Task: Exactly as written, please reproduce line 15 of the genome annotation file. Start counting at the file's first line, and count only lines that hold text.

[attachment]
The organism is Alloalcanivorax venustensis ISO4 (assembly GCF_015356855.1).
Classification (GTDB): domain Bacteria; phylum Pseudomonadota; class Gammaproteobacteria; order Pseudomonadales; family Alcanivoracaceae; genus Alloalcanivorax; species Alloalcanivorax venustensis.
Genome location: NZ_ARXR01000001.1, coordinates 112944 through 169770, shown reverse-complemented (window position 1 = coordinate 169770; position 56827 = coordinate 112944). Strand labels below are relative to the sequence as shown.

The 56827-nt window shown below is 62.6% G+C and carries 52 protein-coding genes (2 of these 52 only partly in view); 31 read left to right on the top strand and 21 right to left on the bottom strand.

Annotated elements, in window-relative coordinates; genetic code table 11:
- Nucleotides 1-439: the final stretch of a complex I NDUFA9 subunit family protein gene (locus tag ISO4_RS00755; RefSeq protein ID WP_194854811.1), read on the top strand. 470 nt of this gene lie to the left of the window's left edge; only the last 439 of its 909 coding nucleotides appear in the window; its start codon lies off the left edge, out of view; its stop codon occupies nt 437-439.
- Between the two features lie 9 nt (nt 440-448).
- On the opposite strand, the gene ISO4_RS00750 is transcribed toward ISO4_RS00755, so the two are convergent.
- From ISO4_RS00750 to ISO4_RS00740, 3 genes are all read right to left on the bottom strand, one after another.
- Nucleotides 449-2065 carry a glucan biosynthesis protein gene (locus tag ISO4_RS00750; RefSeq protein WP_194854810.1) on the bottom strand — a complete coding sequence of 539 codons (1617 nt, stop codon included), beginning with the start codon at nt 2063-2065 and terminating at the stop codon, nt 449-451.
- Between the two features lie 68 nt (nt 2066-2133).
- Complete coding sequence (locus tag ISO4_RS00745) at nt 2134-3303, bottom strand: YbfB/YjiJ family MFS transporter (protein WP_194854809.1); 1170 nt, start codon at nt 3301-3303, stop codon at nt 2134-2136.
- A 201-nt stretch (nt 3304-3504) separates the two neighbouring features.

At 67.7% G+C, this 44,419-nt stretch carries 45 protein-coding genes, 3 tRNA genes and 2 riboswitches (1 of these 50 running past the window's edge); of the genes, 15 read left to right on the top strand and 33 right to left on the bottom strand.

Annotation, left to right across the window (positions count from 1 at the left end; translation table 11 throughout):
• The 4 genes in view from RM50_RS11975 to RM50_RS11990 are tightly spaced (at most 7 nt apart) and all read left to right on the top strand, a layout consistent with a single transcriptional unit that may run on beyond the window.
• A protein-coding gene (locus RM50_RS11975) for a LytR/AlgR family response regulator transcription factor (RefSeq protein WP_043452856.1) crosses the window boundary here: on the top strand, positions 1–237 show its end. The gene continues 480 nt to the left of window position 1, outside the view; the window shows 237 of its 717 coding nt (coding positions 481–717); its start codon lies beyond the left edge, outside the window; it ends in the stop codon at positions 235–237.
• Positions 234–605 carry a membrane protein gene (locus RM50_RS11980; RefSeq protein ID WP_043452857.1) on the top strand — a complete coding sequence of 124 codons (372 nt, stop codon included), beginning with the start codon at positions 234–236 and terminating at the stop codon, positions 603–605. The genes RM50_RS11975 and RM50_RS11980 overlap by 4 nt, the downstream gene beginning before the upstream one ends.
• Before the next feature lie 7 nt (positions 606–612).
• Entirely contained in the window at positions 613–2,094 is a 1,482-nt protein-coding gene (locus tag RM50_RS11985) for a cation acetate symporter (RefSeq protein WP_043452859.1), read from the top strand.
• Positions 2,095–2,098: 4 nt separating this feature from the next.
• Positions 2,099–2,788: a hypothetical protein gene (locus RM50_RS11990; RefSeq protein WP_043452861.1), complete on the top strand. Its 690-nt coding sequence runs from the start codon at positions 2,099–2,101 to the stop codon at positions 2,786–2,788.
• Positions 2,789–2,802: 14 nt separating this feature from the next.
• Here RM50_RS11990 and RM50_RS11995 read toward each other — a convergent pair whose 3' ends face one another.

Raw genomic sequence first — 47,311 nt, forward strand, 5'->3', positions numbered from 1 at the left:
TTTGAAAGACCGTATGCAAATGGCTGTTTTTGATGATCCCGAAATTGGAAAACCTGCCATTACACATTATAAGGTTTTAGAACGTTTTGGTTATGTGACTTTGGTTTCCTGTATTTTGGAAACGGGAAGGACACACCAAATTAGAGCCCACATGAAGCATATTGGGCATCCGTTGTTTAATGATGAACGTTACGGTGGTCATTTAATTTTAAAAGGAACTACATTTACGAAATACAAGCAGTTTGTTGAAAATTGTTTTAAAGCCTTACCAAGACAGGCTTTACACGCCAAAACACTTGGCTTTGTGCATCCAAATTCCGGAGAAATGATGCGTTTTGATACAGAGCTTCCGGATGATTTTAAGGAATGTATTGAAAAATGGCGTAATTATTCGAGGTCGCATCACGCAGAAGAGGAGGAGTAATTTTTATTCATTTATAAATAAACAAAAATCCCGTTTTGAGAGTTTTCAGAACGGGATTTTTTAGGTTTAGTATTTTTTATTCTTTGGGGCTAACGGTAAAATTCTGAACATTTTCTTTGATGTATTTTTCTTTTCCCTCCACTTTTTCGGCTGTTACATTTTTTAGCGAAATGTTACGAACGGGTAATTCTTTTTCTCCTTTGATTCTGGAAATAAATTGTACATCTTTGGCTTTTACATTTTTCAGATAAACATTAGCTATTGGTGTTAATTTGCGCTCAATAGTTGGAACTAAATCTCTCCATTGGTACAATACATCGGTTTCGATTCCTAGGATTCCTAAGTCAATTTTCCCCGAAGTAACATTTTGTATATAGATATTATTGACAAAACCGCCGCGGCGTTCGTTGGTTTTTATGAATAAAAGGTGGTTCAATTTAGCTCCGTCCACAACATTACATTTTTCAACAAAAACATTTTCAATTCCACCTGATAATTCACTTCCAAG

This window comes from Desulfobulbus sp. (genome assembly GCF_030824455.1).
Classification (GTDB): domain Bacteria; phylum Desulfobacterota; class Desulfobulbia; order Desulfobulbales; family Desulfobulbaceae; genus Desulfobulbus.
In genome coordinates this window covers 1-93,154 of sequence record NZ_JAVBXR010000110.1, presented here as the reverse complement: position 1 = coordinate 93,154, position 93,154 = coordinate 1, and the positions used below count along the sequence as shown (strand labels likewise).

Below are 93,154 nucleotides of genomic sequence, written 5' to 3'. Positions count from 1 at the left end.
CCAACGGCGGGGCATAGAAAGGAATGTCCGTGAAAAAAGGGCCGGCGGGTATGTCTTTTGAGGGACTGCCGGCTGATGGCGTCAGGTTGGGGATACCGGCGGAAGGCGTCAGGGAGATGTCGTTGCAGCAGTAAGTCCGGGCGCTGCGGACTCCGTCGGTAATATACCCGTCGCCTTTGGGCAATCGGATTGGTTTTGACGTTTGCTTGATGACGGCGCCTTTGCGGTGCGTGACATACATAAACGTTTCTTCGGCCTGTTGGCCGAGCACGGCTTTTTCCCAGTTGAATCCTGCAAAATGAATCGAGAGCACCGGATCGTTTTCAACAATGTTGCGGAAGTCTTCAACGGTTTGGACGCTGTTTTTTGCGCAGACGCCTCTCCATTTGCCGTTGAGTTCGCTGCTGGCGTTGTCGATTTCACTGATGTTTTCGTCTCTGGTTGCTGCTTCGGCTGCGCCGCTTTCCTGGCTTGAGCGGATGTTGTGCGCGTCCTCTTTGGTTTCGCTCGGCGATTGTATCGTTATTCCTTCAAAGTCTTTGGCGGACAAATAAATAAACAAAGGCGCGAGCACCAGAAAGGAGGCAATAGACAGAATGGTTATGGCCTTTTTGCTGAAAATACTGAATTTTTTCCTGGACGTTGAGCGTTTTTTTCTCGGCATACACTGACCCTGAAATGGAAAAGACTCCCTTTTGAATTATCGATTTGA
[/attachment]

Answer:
Annotation, left to right across the window (positions count from 1 at the left end; translation table 11 throughout):